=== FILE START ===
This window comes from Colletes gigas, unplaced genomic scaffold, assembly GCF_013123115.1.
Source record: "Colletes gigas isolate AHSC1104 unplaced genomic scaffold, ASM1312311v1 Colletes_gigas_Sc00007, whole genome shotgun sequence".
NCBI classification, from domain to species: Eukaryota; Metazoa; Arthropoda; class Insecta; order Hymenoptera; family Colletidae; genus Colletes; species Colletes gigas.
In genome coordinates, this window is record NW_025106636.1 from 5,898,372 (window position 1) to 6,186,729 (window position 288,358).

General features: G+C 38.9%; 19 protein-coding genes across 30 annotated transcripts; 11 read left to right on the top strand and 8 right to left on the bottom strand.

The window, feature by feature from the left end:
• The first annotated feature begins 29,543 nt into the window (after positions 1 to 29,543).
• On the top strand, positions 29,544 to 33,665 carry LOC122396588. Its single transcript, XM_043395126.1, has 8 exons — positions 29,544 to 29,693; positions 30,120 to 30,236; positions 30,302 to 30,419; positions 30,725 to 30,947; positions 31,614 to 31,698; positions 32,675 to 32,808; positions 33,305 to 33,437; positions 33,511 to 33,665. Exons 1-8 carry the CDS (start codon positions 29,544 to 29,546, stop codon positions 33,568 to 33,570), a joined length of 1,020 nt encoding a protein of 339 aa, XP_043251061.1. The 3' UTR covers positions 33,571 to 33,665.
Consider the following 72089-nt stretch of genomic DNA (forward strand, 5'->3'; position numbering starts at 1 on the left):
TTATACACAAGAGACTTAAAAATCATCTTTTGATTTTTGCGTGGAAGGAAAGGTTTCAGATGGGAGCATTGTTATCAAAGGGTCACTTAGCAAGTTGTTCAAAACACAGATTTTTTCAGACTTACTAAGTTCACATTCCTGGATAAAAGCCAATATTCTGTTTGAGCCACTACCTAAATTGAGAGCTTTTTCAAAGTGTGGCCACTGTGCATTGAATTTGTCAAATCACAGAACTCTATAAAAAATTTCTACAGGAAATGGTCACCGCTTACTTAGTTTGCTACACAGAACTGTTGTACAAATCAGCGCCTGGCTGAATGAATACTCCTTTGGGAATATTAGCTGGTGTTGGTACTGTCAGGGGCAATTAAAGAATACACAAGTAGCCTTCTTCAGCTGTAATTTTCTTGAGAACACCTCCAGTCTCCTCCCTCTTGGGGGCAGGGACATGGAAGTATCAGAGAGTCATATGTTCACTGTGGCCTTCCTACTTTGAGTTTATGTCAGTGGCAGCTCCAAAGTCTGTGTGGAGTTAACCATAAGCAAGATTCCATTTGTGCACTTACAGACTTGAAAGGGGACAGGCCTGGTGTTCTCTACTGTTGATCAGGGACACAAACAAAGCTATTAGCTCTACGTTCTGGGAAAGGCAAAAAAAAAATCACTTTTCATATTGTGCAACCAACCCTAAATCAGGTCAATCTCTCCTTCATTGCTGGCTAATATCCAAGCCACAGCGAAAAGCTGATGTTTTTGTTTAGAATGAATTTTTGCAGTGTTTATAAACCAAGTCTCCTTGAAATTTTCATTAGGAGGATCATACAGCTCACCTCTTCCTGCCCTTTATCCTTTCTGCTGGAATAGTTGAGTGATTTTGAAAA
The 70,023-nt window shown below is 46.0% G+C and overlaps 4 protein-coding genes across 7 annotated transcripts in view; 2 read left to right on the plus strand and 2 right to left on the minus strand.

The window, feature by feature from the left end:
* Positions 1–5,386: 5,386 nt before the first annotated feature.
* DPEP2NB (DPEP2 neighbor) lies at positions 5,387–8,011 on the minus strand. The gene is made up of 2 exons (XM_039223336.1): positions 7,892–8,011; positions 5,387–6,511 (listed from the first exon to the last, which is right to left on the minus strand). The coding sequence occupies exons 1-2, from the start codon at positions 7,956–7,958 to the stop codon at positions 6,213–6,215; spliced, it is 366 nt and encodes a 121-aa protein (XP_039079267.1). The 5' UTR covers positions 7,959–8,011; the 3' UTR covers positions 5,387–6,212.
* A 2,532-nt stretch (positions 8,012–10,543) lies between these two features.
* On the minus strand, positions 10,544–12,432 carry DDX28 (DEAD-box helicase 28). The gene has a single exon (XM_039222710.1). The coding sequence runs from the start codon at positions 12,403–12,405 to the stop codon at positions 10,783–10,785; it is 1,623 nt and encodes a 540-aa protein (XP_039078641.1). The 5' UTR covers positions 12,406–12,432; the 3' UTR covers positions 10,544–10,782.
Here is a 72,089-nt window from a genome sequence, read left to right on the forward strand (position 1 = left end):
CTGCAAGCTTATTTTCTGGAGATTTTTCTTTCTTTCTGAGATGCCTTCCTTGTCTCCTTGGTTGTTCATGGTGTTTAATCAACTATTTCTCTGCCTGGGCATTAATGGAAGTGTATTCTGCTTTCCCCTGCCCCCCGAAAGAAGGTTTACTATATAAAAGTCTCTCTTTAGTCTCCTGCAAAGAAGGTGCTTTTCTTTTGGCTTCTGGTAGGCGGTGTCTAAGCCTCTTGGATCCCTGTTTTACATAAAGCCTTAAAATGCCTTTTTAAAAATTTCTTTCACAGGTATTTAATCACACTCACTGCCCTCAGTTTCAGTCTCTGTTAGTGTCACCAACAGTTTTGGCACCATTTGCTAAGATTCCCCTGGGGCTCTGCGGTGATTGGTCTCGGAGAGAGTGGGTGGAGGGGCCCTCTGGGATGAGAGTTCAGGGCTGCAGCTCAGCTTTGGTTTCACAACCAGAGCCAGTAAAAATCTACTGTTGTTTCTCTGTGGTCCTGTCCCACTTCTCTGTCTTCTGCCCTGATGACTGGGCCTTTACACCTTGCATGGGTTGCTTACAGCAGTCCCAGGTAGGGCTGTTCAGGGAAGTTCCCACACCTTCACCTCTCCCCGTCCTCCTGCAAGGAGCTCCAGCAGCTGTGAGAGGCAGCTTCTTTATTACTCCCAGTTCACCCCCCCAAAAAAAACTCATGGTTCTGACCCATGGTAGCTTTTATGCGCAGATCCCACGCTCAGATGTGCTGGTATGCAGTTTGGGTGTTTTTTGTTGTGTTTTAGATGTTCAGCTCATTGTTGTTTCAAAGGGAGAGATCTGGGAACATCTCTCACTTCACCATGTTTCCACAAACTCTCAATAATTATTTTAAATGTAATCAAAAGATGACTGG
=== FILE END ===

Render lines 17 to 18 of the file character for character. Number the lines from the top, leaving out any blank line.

Here is a 72,089-nt window from a genome sequence, read left to right on the forward strand (position 1 = left end):
CTGCAAGCTTATTTTCTGGAGATTTTTCTTTCTTTCTGAGATGCCTTCCTTGTCTCCTTGGTTGTTCATGGTGTTTAATCAACTATTTCTCTGCCTGGGCATTAATGGAAGTGTATTCTGCTTTCCCCTGCCCCCCGAAAGAAGGTTTACTATATAAAAGTCTCTCTTTAGTCTCCTGCAAAGAAGGTGCTTTTCTTTTGGCTTCTGGTAGGCGGTGTCTAAGCCTCTTGGATCCCTGTTTTACATAAAGCCTTAAAATGCCTTTTTAAAAATTTCTTTCACAGGTATTTAATCACACTCACTGCCCTCAGTTTCAGTCTCTGTTAGTGTCACCAACAGTTTTGGCACCATTTGCTAAGATTCCCCTGGGGCTCTGCGGTGATTGGTCTCGGAGAGAGTGGGTGGAGGGGCCCTCTGGGATGAGAGTTCAGGGCTGCAGCTCAGCTTTGGTTTCACAACCAGAGCCAGTAAAAATCTACTGTTGTTTCTCTGTGGTCCTGTCCCACTTCTCTGTCTTCTGCCCTGATGACTGGGCCTTTACACCTTGCATGGGTTGCTTACAGCAGTCCCAGGTAGGGCTGTTCAGGGAAGTTCCCACACCTTCACCTCTCCCCGTCCTCCTGCAAGGAGCTCCAGCAGCTGTGAGAGGCAGCTTCTTTATTACTCCCAGTTCACCCCCCCAAAAAAAACTCATGGTTCTGACCCATGGTAGCTTTTATGCGCAGATCCCACGCTCAGATGTGCTGGTATGCAGTTTGGGTGTTTTTTGTTGTGTTTTAGATGTTCAGCTCATTGTTGTTTCAAAGGGAGAGATCTGGGAACATCTCTCACTTCACCATGTTTCCACAAACTCTCAATAATTATTTTAAATGTAATCAAAAGATGACTGG